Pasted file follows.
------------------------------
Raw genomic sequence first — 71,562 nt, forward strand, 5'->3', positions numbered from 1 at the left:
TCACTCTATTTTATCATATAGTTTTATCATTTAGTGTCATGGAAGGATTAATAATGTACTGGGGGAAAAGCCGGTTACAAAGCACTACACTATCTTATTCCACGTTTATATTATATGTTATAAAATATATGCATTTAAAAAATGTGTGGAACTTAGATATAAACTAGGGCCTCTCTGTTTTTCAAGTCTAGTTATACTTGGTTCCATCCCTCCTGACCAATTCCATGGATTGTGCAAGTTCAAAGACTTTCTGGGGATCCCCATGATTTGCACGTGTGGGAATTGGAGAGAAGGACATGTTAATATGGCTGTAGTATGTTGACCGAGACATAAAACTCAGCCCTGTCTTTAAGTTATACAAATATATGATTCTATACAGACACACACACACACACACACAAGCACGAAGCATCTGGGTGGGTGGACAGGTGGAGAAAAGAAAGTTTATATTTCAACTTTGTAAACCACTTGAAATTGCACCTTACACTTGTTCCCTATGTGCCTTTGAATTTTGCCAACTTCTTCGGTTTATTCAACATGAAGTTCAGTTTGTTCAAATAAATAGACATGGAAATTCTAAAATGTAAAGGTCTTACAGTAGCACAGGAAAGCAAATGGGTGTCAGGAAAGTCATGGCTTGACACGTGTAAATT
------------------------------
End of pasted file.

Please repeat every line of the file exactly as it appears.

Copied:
Raw genomic sequence first — 71,562 nt, forward strand, 5'->3', positions numbered from 1 at the left:
TCACTCTATTTTATCATATAGTTTTATCATTTAGTGTCATGGAAGGATTAATAATGTACTGGGGGAAAAGCCGGTTACAAAGCACTACACTATCTTATTCCACGTTTATATTATATGTTATAAAATATATGCATTTAAAAAATGTGTGGAACTTAGATATAAACTAGGGCCTCTCTGTTTTTCAAGTCTAGTTATACTTGGTTCCATCCCTCCTGACCAATTCCATGGATTGTGCAAGTTCAAAGACTTTCTGGGGATCCCCATGATTTGCACGTGTGGGAATTGGAGAGAAGGACATGTTAATATGGCTGTAGTATGTTGACCGAGACATAAAACTCAGCCCTGTCTTTAAGTTATACAAATATATGATTCTATACAGACACACACACACACACACACAAGCACGAAGCATCTGGGTGGGTGGACAGGTGGAGAAAAGAAAGTTTATATTTCAACTTTGTAAACCACTTGAAATTGCACCTTACACTTGTTCCCTATGTGCCTTTGAATTTTGCCAACTTCTTCGGTTTATTCAACATGAAGTTCAGTTTGTTCAAATAAATAGACATGGAAATTCTAAAATGTAAAGGTCTTACAGTAGCACAGGAAAGCAAATGGGTGTCAGGAAAGTCATGGCTTGACACGTGTAAATT